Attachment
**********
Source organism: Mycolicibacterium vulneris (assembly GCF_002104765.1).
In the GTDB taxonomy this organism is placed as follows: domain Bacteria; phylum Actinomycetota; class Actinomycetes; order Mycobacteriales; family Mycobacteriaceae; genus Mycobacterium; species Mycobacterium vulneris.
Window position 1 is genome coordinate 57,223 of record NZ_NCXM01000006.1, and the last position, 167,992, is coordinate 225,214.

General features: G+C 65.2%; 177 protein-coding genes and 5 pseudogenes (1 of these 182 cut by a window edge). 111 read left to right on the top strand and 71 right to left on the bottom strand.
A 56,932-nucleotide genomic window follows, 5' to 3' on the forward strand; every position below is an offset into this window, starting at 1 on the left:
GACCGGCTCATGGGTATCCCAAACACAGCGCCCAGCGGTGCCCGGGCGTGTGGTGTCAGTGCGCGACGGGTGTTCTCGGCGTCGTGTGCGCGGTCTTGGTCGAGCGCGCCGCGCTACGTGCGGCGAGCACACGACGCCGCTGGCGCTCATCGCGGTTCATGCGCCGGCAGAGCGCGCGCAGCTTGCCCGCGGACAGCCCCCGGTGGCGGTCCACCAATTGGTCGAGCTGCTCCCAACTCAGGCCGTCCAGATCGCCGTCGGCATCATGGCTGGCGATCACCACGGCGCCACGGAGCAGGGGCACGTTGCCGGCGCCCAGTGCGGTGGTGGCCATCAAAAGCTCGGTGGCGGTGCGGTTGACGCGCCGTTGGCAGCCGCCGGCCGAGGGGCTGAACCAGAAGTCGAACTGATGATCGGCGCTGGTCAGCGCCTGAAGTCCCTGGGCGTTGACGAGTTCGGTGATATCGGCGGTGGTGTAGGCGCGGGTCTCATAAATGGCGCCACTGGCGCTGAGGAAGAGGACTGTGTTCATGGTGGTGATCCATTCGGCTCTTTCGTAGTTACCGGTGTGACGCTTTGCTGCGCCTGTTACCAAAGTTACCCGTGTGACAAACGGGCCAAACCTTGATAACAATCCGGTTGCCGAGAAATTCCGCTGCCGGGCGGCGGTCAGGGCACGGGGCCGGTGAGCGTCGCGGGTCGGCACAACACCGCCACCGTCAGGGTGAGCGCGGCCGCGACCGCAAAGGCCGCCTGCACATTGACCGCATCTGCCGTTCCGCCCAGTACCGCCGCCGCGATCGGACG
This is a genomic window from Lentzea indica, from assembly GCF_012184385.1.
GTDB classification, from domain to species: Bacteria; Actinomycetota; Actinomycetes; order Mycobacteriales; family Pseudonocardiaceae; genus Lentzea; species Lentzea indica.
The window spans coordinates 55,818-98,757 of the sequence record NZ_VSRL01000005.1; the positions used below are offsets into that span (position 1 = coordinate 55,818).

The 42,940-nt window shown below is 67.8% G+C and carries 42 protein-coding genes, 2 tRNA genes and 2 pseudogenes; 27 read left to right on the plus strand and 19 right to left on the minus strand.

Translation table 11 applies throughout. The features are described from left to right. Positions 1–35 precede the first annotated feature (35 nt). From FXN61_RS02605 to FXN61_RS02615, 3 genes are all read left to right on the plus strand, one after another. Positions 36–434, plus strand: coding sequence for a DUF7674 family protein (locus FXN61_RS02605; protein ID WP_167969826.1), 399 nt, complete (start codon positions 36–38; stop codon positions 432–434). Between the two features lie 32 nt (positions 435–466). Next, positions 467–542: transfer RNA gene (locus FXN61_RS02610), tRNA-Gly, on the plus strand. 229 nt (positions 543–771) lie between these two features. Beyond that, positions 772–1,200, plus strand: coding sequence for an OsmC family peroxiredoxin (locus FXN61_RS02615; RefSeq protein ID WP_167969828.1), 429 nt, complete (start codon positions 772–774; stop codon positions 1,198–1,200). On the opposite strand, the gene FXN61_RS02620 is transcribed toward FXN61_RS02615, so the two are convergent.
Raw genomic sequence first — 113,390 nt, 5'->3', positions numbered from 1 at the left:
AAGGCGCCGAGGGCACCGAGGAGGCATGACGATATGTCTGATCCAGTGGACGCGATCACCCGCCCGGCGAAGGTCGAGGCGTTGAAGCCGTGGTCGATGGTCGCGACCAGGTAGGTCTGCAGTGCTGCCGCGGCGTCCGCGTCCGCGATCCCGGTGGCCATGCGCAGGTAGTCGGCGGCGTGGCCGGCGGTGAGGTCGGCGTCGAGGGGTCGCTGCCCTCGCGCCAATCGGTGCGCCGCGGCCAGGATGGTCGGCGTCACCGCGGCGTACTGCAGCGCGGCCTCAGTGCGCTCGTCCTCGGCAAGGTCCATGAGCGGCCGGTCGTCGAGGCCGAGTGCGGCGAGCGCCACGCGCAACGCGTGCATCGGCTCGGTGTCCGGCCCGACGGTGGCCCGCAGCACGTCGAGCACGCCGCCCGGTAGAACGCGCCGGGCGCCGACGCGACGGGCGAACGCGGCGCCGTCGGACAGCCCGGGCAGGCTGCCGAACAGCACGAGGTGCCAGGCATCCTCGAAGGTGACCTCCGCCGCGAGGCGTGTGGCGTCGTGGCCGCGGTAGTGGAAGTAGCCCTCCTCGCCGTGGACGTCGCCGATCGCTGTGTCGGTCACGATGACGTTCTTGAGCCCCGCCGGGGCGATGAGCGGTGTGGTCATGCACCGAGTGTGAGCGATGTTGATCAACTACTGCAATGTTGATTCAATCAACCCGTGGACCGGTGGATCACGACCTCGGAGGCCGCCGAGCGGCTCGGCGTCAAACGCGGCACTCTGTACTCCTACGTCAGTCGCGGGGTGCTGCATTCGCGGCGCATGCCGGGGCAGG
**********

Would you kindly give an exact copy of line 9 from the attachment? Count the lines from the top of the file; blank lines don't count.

The window spans coordinates 55,818-98,757 of the sequence record NZ_VSRL01000005.1; the positions used below are offsets into that span (position 1 = coordinate 55,818).